In the beginning there was a Chinese meal...
I have never been involved in the creation of a show where I was able to be absolutely precise about the where, when, why, and what amount of time (plus how much alcohol) it took to conceive.
Firstly where: An early evening dinner which extended seamlessly to a late supper at a Chinese restaurant in Fort Street, Auckland. Around the table were A K Grant, David McPhail, Jon Gadsby, Ann Williams and myself.
The time: May 1990, the initial flash of the idea came moments before the arrival of the spring rolls and mandarin pancakes with the entire concept "fleshed out" so to speak over the lemon chicken, pork cooked in BBQ sauce, Mongolian lamb hot pot (house speciality) and special fried rice (A K Grant's choice to absorb the alcohol). By the time lychee and ice cream was served we knew we had a winner and spent the rest of the evening congratulating ourselves on our wit and brilliance with copious beverages. Fortunately Ann wrote down most of what was said and a four page outline was written the following morning.
And the most interesting, the why: Four weeks previously the original TV3 had gone bust, which meant that Letter to Blanchy had been canned, leaving McPhail, Gadsby and A K Grant without work. My company Isambard, which besides producing Blanchy had three other series slashed, was owed a vault size amount of money. I came to an agreement with the receiver that we have the TV3 OB van for 18 months without charge and I could use it as collateral against NZ on Air investment, plus at least 36 hours of TV3 air time in the following 18 months. This meant we could wander down to Wellington, with a time-slot, broadcaster backing, and a chunk of "in kind" finance. Issues was the first show to get made this way.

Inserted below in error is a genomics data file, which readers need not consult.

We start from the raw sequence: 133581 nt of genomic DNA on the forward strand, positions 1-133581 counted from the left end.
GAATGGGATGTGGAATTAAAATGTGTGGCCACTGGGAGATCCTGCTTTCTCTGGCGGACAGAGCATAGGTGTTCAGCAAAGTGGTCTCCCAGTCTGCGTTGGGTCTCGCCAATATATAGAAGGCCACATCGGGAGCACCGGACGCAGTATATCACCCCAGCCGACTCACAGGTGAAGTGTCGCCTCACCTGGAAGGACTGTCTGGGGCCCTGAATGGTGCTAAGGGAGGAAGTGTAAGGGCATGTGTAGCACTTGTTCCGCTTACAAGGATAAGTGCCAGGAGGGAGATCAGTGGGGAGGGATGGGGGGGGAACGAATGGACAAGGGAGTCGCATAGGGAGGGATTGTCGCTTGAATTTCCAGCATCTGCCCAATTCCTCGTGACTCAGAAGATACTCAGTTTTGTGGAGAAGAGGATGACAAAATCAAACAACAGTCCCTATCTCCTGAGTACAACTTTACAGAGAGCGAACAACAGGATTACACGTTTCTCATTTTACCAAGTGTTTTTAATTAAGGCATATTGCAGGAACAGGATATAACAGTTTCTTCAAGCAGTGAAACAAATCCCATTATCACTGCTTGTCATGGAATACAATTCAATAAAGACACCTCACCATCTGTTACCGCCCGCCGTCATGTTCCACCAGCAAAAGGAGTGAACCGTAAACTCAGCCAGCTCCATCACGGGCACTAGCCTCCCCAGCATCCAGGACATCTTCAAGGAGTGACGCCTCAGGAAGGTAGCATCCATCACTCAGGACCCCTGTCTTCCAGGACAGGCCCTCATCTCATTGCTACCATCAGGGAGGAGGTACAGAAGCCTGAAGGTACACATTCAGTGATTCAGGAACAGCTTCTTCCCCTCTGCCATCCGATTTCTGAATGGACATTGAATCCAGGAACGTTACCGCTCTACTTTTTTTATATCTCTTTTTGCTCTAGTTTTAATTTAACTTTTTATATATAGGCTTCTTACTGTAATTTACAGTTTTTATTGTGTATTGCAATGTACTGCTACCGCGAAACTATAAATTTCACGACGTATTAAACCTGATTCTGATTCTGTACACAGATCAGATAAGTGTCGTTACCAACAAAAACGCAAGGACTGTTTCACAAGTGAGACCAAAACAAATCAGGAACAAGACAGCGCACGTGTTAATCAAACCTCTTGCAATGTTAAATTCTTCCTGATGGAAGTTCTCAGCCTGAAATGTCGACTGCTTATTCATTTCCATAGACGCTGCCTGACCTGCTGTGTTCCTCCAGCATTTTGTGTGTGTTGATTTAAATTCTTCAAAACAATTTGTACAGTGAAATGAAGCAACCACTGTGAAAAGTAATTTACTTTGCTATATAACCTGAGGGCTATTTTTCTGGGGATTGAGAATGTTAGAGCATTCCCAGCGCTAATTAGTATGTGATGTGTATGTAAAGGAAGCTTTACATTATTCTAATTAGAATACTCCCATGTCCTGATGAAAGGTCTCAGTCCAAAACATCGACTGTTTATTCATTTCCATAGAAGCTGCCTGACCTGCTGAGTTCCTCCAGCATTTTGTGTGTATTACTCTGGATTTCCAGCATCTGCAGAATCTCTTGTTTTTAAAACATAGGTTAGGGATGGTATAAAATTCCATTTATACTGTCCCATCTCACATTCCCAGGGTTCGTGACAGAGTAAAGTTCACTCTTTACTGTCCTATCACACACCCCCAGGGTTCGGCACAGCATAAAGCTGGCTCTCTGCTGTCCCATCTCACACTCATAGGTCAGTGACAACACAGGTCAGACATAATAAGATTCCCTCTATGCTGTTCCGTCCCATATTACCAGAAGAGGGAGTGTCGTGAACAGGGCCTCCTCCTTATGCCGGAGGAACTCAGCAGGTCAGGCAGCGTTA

The what: The simple concept was that television news and current affairs had become personality-driven, which would allow us to make a show based around a sort of news and current affairs show, which could not only poke the borax at McPhail, Gadsby, and Grant's politicos, but also the new so-called "opinion makers" - TV news and current affairs personalities. Secretly the real reason was Rima Te Wiata did a great impression of Judy Bailey and Mark Wright's Ruth Richardson was gross.
We produced our first 26 episodes for TV3, till the by-then Canadian-owned company and a new commissioning editor canned the show. So we switched - in just 24 hours - to TV2, and in the third season over to TV One. After a disagreement with TVNZ we went back for two more seasons with TV3. In all 134 shows were produced.